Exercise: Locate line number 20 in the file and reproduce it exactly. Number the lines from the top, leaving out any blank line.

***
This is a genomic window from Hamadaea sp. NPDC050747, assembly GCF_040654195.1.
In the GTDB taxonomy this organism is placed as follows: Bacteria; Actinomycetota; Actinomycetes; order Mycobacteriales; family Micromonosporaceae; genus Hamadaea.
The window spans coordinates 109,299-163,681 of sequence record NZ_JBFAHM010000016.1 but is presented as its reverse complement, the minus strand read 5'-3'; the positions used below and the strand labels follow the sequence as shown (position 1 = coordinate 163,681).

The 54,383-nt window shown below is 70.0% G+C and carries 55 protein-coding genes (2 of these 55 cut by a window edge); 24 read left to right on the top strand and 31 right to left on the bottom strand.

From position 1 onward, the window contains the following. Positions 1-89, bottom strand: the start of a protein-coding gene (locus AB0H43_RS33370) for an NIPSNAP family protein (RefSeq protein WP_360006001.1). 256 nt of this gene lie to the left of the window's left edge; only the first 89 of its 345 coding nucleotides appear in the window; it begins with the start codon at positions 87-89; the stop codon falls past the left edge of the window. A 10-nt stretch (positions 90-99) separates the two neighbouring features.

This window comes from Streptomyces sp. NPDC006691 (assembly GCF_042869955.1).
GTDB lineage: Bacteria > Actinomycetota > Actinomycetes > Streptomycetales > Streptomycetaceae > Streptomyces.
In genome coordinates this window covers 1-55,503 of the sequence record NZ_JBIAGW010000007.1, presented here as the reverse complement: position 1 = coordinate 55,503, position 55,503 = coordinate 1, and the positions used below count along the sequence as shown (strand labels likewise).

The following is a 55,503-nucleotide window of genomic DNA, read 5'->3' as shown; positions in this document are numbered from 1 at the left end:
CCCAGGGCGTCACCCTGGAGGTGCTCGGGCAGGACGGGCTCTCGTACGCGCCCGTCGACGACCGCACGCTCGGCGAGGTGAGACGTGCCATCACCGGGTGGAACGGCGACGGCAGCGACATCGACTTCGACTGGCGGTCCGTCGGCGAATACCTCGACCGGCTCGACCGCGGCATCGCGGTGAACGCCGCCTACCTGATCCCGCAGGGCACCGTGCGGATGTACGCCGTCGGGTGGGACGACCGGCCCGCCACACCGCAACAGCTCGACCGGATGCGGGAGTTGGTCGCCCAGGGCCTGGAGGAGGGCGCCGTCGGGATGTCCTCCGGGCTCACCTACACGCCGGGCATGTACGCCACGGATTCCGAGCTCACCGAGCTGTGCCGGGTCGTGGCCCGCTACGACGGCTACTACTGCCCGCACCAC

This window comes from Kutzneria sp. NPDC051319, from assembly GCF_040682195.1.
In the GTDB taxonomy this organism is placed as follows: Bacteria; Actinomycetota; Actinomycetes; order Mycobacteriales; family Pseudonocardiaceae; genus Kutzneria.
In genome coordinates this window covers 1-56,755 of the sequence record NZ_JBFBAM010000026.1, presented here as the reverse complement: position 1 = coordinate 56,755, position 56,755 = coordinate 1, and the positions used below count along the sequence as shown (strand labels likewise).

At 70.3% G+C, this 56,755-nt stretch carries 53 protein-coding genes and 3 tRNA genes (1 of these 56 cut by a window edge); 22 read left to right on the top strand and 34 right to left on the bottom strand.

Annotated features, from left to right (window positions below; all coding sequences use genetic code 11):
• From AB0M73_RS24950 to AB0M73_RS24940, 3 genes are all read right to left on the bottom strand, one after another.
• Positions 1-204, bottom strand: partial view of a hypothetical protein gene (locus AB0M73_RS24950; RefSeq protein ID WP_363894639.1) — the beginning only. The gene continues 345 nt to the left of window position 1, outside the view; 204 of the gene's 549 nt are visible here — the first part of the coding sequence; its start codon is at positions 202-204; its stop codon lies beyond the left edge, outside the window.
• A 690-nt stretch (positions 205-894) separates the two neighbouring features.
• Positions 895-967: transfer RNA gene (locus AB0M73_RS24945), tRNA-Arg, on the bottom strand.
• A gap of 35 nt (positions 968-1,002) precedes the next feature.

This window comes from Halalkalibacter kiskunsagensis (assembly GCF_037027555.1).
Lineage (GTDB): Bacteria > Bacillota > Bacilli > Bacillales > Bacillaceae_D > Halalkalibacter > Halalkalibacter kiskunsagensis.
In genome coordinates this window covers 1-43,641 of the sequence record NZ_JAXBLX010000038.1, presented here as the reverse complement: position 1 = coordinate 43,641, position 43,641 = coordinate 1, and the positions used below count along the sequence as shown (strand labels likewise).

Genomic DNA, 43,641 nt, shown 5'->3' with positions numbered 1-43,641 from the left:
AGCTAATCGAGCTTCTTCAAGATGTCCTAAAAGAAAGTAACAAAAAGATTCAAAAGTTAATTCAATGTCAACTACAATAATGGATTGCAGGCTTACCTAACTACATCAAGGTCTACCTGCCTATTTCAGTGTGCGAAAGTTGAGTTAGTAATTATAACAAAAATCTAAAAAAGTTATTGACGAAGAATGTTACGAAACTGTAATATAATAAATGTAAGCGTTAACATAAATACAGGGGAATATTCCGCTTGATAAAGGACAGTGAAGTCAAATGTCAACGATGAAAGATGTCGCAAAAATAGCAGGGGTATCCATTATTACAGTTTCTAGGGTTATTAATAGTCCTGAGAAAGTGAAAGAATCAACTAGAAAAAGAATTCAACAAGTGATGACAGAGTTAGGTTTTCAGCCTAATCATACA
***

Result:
• A gap of 35 nt (positions 968-1,002) precedes the next feature.